Atlas Shrugged off this mortal coil: Philip Johnson’s legacy reverberates.

atlas.jpgThere was something ominous about yesterday, and we don’t just mean hearing Dick Cheney speak stentorially about “freedom” and “terror” while visiting the death camps in Poland. As www.newcriterion.com reminds us in the most precise eulogy of its kind, the Swifty Lazar-spectacled architecture icon Philip Johnson died late Tuesday night at 98.

Pulling no punches, Criterion dwells as much on his Mies van der Rohe period – which gave this city most of its matchbox-shaped buildings North of Grand Central, including the AT&T building – as on his passionate flirt with National Socialism, which the slight dynamo never sought to deny. According to Criterion, he seemed more bothered by outing himself as gay, lest plum projects pass him by. (Fishbowl wonders if financial backers smile more kindly on people whistling the “Horst Wessel Song” instead of the theme to “Pippin,” but never mind.)

Meanwhile, The Sun yesterday also celebrated the centennial of the birth of Ayn Rand, who gave voice to the way the younger Johnson viewed much of the world and the people who would use his buildings. Not coincidentally, both were inspired by the kind of strength-worshipping, uncompromising Social Darwinism from which poor Daniel Liebeskind would do well to borrow a few red blood cells before the NY Planning Commission has completely eviscerated him and his original Freedom Tower plan.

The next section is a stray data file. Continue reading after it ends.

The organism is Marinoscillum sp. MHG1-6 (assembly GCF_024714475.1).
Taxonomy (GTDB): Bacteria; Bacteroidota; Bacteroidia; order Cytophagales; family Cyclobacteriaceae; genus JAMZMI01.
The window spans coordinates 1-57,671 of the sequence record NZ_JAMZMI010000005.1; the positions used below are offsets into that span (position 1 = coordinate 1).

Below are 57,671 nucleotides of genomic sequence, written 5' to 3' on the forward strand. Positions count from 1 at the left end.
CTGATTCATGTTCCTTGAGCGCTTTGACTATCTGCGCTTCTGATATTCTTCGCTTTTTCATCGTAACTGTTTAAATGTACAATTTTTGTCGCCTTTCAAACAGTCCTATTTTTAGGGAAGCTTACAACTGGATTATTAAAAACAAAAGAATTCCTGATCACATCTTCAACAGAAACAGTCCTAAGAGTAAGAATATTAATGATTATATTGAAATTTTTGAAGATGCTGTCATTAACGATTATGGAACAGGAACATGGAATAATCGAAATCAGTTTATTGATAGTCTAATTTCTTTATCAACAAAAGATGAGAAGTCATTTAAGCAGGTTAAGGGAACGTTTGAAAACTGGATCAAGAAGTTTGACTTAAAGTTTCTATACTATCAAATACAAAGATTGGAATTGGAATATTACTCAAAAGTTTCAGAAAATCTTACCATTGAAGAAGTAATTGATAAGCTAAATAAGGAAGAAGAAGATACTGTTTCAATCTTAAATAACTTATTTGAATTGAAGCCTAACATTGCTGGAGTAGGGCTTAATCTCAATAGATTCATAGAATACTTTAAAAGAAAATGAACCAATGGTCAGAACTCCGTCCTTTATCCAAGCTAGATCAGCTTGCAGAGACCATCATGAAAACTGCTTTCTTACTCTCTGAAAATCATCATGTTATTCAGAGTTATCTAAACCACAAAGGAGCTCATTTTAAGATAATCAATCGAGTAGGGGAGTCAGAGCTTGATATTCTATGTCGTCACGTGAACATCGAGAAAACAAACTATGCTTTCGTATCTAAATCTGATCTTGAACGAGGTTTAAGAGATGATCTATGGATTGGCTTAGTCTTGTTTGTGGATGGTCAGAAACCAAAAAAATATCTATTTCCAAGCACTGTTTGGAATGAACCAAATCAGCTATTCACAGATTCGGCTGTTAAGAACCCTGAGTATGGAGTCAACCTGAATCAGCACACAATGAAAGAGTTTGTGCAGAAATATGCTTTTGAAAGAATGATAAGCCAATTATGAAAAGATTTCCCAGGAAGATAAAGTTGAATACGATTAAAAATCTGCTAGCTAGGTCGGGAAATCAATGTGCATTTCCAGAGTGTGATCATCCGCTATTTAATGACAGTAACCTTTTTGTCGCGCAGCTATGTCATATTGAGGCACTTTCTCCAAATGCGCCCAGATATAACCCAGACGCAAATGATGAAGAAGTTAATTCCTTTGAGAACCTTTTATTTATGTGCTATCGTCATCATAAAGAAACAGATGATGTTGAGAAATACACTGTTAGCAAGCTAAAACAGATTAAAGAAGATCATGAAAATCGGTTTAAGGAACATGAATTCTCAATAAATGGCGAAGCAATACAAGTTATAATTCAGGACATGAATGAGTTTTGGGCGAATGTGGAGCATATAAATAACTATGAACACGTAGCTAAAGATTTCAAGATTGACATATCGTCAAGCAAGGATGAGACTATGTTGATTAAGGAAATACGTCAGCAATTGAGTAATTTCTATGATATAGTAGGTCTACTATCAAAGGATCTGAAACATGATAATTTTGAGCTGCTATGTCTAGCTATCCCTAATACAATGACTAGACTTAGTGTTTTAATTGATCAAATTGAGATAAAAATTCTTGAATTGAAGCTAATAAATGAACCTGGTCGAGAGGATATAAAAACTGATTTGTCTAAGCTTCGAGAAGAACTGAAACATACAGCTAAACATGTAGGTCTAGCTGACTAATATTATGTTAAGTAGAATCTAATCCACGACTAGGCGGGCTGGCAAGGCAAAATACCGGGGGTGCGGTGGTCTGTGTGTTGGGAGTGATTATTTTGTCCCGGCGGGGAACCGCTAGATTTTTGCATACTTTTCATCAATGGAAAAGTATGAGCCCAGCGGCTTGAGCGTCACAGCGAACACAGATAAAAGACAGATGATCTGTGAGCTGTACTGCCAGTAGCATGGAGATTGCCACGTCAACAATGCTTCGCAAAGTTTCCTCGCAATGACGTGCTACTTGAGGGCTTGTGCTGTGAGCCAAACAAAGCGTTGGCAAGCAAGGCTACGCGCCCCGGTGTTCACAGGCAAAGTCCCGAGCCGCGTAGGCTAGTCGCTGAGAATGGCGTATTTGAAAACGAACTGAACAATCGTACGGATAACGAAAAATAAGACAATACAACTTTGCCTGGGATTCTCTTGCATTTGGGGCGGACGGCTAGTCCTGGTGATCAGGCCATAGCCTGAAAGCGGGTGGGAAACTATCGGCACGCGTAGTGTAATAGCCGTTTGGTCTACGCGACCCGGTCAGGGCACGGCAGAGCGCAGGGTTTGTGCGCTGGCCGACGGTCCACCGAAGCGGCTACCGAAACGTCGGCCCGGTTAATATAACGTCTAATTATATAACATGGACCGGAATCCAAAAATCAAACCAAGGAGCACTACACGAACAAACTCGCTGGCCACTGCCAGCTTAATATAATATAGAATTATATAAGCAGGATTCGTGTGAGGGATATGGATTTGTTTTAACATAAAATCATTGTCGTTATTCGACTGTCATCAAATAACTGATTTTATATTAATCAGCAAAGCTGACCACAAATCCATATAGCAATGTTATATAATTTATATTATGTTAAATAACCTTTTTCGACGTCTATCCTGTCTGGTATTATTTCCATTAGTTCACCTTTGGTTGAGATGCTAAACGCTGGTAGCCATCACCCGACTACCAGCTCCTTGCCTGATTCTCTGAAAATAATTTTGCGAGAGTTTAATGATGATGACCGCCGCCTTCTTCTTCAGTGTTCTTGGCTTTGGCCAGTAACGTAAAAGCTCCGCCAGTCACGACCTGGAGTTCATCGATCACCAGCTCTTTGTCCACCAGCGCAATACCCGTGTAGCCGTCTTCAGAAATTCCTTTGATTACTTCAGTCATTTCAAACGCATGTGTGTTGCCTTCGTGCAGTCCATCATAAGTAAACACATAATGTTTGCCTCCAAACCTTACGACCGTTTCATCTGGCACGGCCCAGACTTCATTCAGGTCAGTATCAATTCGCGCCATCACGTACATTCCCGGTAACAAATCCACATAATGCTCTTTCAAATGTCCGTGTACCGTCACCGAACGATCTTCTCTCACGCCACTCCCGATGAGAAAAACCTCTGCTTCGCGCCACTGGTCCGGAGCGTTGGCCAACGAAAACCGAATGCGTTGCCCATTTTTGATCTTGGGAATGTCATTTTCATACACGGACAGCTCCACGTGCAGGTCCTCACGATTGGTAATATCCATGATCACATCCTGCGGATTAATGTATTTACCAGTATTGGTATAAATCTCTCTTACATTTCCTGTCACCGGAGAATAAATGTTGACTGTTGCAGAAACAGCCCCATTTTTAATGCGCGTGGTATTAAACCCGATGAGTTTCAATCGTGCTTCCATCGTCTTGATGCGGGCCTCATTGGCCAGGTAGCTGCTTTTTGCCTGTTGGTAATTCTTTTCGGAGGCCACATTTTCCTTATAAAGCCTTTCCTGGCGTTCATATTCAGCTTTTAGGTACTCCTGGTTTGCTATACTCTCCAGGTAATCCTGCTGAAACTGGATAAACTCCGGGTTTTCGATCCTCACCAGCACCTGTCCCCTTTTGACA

Because original architecture, designed to make a city a home to its people, has long eluded New York (and, no, Mayor Mike, we’re not impressed with the Olympic pool you want to build in Queens). Judging from the boxy, soulless structures going up on the Bowery – where the City just gave the OK to raze historic dive McGuirk’s Suicide Hall, effectively killing the last part of that old neighborhood – Johnson’s invisible, 1930s hand still hovers over the Manhattan landscape. And somewhere, Howard Roark and Le Corbusier are both laughing.